There are different leadership styles and traits, which have been discussed in numerous places. My experience has shown that there are three traits that work well for leaders:

  • Collaboration
  • Communications
  • Trust

Collaboration … Working together with the team is key to being a good leader. Walk the walk, talk the talk. While the manager may delegate a project to his or her subordinates, a true leader does not ignore the importance of showing the team that he or she is not afraid to participate and work toward a common goal. If it’s just about delegating and giving orders, then team members tend to become bitter or disconnected.

Communications … A critical component to leadership is open communications and sharing of information with the team. A sign of a poor leader is the unwillingness to share information. I’ve heard it said that “knowledge is power” so that translates to me that some people choose to keep all that knowledge to himself because that leads to perceived power. But if the rest of the team, who typically does the daily work, doesn’t know what is going on, then the work is done improperly or time is wasted by re-work. If all the information is shared early in the process, then the quality of work from the team is higher. Not only is communication important for sharing information, but creating an environment of open dialogue can lead to loyalty and support from team members. Just remember that collaboration is not about control or micro-managing the team; it’s about supporting each other through the process.

Trust … As Wikipedia says, trust is a relationship of reliance. Reliance on each other as a team and reliance on the boss as a leader to do what is right for the team and the company. When there is collaboration and open communication, then it’s easier for a leader to earn trust from his or her team members. A surefire way of losing trust is for a manager or supervisor to delegate all the work and take all the credit for projects. A way for a manager or supervisor to show leadership is to push the praise and credit down to the team, without taking any credit himself.

Courtesy of Google Images

Courtesy of Google Images

I had a boss who was fantastic at this, and also willingly took the blame when things went wrong. She earned loyalty by realizing that errors on her part in communication or collaboration led to mistakes on our part as a team.

These are my take on just a few leadership traits. I know there are others, and would love to hear your thoughts.

Everything I Need to Know I Learned in Fourth Grade

For years, there has been a poster floating around that highlights all the great things we learned as kindergarten students. There are a lot of great things on this poster (“Play fair. Don’t hit people.”) but I have to say that my most profound school year was fourth grade.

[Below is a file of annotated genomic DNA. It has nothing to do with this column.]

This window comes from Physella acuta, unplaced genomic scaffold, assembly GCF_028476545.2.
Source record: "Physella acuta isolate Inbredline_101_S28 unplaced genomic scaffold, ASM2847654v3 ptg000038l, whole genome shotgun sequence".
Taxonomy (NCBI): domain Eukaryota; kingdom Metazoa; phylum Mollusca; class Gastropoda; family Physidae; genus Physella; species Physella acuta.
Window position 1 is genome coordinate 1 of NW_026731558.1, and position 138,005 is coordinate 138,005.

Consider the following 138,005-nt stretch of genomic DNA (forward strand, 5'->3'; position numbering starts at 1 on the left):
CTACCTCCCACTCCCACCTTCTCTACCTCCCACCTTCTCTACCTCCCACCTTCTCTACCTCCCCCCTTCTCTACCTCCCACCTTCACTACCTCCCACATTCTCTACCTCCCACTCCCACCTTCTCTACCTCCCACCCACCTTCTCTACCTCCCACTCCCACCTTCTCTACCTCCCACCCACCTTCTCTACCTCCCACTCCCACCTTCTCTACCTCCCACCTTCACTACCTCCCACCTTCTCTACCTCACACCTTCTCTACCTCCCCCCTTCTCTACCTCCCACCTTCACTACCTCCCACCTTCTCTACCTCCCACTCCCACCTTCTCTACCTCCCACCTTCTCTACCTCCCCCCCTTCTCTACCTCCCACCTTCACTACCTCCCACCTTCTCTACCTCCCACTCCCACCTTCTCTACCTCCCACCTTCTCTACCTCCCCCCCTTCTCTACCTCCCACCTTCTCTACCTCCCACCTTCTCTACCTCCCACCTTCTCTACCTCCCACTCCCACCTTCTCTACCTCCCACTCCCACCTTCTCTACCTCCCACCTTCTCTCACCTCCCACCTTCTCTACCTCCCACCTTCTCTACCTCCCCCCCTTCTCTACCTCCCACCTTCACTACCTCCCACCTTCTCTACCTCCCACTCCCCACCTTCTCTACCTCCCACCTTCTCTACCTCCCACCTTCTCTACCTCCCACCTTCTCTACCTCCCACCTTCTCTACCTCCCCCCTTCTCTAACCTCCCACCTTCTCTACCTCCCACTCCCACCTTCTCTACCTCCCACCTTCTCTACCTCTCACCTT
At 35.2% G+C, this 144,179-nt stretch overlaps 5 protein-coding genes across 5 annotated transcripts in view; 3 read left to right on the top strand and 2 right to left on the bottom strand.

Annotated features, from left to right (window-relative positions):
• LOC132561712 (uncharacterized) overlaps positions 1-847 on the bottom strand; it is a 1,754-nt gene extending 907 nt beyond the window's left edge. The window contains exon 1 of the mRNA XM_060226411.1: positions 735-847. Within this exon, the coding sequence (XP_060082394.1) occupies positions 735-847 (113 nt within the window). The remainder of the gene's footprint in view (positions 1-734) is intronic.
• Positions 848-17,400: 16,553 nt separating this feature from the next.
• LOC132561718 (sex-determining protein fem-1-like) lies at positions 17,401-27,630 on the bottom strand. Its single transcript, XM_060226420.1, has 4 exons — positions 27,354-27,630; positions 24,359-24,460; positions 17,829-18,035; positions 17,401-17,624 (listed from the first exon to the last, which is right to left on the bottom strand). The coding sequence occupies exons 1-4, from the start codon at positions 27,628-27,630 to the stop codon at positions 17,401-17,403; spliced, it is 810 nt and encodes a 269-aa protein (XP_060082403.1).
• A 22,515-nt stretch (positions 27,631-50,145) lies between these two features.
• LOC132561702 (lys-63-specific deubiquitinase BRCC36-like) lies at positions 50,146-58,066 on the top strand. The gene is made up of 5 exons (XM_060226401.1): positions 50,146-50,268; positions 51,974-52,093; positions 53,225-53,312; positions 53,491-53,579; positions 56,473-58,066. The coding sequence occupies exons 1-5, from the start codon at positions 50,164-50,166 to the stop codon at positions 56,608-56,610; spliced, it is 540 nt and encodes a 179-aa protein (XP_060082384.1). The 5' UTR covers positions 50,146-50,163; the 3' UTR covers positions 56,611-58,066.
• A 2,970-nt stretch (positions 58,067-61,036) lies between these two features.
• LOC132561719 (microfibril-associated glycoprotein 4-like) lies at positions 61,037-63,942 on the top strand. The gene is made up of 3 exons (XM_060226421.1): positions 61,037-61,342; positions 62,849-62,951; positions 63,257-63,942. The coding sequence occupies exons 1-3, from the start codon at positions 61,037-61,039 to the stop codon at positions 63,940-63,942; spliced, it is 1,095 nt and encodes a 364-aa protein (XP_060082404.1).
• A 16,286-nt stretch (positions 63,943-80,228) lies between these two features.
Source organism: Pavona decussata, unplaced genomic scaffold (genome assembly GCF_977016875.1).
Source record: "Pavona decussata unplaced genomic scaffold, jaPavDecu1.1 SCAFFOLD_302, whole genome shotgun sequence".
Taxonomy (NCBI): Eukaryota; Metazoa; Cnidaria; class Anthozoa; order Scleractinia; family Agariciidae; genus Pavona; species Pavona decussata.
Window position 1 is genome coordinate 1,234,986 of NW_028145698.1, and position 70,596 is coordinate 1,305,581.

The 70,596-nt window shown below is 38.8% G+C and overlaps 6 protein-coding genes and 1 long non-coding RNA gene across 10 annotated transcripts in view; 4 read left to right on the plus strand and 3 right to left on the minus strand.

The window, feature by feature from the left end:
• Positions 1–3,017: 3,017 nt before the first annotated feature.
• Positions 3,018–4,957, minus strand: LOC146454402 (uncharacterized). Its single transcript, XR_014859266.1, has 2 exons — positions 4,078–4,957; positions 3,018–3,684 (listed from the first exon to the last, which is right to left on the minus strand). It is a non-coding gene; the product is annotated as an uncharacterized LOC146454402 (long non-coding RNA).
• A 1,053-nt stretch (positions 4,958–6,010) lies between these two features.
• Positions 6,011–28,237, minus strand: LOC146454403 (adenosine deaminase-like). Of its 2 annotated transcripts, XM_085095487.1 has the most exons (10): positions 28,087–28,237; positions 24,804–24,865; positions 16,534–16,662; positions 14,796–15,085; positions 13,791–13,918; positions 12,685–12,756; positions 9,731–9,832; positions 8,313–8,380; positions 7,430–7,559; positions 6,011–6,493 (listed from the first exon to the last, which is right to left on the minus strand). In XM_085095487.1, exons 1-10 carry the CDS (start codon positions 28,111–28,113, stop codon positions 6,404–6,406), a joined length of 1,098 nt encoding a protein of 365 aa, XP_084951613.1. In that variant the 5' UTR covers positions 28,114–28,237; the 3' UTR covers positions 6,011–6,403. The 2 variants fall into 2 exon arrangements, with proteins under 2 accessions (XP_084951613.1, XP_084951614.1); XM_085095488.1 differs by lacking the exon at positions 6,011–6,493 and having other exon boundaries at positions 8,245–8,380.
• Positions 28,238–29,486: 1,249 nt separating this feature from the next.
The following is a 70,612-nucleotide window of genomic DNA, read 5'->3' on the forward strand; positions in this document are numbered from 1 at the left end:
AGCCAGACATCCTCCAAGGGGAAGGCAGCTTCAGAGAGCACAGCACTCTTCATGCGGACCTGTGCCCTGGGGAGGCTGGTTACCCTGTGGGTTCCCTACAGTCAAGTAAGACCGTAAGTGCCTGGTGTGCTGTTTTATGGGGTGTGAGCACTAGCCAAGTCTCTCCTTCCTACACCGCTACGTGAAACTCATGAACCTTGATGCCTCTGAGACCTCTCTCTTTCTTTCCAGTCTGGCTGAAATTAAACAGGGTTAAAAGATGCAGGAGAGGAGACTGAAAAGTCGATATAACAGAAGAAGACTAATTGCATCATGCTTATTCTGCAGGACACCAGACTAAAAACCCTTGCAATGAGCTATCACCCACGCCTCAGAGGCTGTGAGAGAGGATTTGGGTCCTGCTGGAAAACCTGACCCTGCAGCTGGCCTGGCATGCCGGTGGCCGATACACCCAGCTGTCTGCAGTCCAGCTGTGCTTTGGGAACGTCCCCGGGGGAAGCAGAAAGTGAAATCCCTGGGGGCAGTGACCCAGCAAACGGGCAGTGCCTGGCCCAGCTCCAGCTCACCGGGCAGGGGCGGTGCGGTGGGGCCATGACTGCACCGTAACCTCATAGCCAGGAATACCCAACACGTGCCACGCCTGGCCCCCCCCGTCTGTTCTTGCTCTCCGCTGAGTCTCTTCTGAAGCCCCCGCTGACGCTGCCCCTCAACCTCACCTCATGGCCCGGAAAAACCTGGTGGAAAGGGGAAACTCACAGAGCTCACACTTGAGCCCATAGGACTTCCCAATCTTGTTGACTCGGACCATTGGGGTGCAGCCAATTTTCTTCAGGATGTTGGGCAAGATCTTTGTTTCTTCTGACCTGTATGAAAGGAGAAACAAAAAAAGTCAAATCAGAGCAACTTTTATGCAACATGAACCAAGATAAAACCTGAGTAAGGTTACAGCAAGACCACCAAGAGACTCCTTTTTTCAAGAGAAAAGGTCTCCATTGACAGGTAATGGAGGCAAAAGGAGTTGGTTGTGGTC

My grandmother with me as a baby

My grandmother with me as a baby

My first major lesson came early in the school year. For the first time in my life I faced the reality of death. My grandmother, who I adored, was diagnosed with cancer and gradually faded to skin and bones. The treatment was no longer fighting the cancer and her body was shutting down. Over Labor Day weekend, my family decided it was necessary to gather the clan at the Minnesota homestead. Within hours of us arriving, we had all had the chance to say our goodbyes and my grandmother passed away. For the first time in my life, I was faced with losing someone close to me. For the first time, I saw my dad — my rock — crying. It was an eye-opening experience for me, but at the time I didn’t realize how much I would learn. It was during this long weekend with the family that I found out how important my extended group of relatives are to my life. No matter how much time or distance separates the clan, we are always there for each other. It’s the unconditional love of family that has helped me traverse the maze of life. For that I am eternally grateful.

During fourth grade is also when I figured out what I wanted to do with my life. One assignment we were given was to write a report about a career that interested us. We were to interview someone in that chosen profession as well as research what it would take for us to do that for a living. I chose to talk with my neighbor about his job as PR director for the state’s vocational education program. During our chat, he told me about his daily activities and I was fascinated. I then went on to the library and found out about degree programs and various other paths that would get me into a PR career. From fourth grade on, I took every opportunity to write, participate in school activities that would lead me into a journalism degree program and eventually into PR. In 2001, I had the chance, while working at a PR firm, to participate in an RFP process for my former mentor. While my firm was not selected, it did allow me to tell him “thank you” for his involvement in my career.